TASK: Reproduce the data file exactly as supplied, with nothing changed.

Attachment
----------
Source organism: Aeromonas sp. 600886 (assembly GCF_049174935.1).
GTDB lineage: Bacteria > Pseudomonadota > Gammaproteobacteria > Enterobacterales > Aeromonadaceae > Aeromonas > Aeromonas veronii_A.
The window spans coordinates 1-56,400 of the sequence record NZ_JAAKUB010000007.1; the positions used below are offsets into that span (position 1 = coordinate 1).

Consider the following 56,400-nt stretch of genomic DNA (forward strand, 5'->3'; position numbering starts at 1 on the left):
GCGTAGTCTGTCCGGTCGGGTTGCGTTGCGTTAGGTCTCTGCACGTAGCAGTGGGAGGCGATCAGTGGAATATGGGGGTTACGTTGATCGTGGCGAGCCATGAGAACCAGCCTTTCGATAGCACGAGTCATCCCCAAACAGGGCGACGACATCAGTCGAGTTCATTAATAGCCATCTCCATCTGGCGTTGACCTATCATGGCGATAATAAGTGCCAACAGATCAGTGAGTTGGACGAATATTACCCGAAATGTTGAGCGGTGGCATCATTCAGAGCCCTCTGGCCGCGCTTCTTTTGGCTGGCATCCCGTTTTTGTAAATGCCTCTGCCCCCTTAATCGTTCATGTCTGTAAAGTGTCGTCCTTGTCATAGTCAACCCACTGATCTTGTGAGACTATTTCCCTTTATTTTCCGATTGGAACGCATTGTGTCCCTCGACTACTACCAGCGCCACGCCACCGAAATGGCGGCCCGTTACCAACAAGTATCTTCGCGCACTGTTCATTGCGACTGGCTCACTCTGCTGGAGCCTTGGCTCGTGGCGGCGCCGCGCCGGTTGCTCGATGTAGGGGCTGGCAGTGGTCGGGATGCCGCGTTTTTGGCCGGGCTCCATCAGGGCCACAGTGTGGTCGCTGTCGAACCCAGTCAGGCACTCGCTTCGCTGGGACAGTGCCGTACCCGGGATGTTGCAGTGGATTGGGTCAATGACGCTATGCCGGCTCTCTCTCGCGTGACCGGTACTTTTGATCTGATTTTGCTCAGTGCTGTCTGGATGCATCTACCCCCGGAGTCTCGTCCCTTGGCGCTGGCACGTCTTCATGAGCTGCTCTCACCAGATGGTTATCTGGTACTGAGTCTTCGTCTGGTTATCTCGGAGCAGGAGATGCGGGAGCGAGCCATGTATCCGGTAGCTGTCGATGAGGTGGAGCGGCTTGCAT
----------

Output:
Source organism: Aeromonas sp. 600886 (assembly GCF_049174935.1).
GTDB lineage: Bacteria > Pseudomonadota > Gammaproteobacteria > Enterobacterales > Aeromonadaceae > Aeromonas > Aeromonas veronii_A.
The window spans coordinates 1-56,400 of the sequence record NZ_JAAKUB010000007.1; the positions used below are offsets into that span (position 1 = coordinate 1).

Consider the following 56,400-nt stretch of genomic DNA (forward strand, 5'->3'; position numbering starts at 1 on the left):
GCGTAGTCTGTCCGGTCGGGTTGCGTTGCGTTAGGTCTCTGCACGTAGCAGTGGGAGGCGATCAGTGGAATATGGGGGTTACGTTGATCGTGGCGAGCCATGAGAACCAGCCTTTCGATAGCACGAGTCATCCCCAAACAGGGCGACGACATCAGTCGAGTTCATTAATAGCCATCTCCATCTGGCGTTGACCTATCATGGCGATAATAAGTGCCAACAGATCAGTGAGTTGGACGAATATTACCCGAAATGTTGAGCGGTGGCATCATTCAGAGCCCTCTGGCCGCGCTTCTTTTGGCTGGCATCCCGTTTTTGTAAATGCCTCTGCCCCCTTAATCGTTCATGTCTGTAAAGTGTCGTCCTTGTCATAGTCAACCCACTGATCTTGTGAGACTATTTCCCTTTATTTTCCGATTGGAACGCATTGTGTCCCTCGACTACTACCAGCGCCACGCCACCGAAATGGCGGCCCGTTACCAACAAGTATCTTCGCGCACTGTTCATTGCGACTGGCTCACTCTGCTGGAGCCTTGGCTCGTGGCGGCGCCGCGCCGGTTGCTCGATGTAGGGGCTGGCAGTGGTCGGGATGCCGCGTTTTTGGCCGGGCTCCATCAGGGCCACAGTGTGGTCGCTGTCGAACCCAGTCAGGCACTCGCTTCGCTGGGACAGTGCCGTACCCGGGATGTTGCAGTGGATTGGGTCAATGACGCTATGCCGGCTCTCTCTCGCGTGACCGGTACTTTTGATCTGATTTTGCTCAGTGCTGTCTGGATGCATCTACCCCCGGAGTCTCGTCCCTTGGCGCTGGCACGTCTTCATGAGCTGCTCTCACCAGATGGTTATCTGGTACTGAGTCTTCGTCTGGTTATCTCGGAGCAGGAGATGCGGGAGCGAGCCATGTATCCGGTAGCTGTCGATGAGGTGGAGCGGCTTGCAT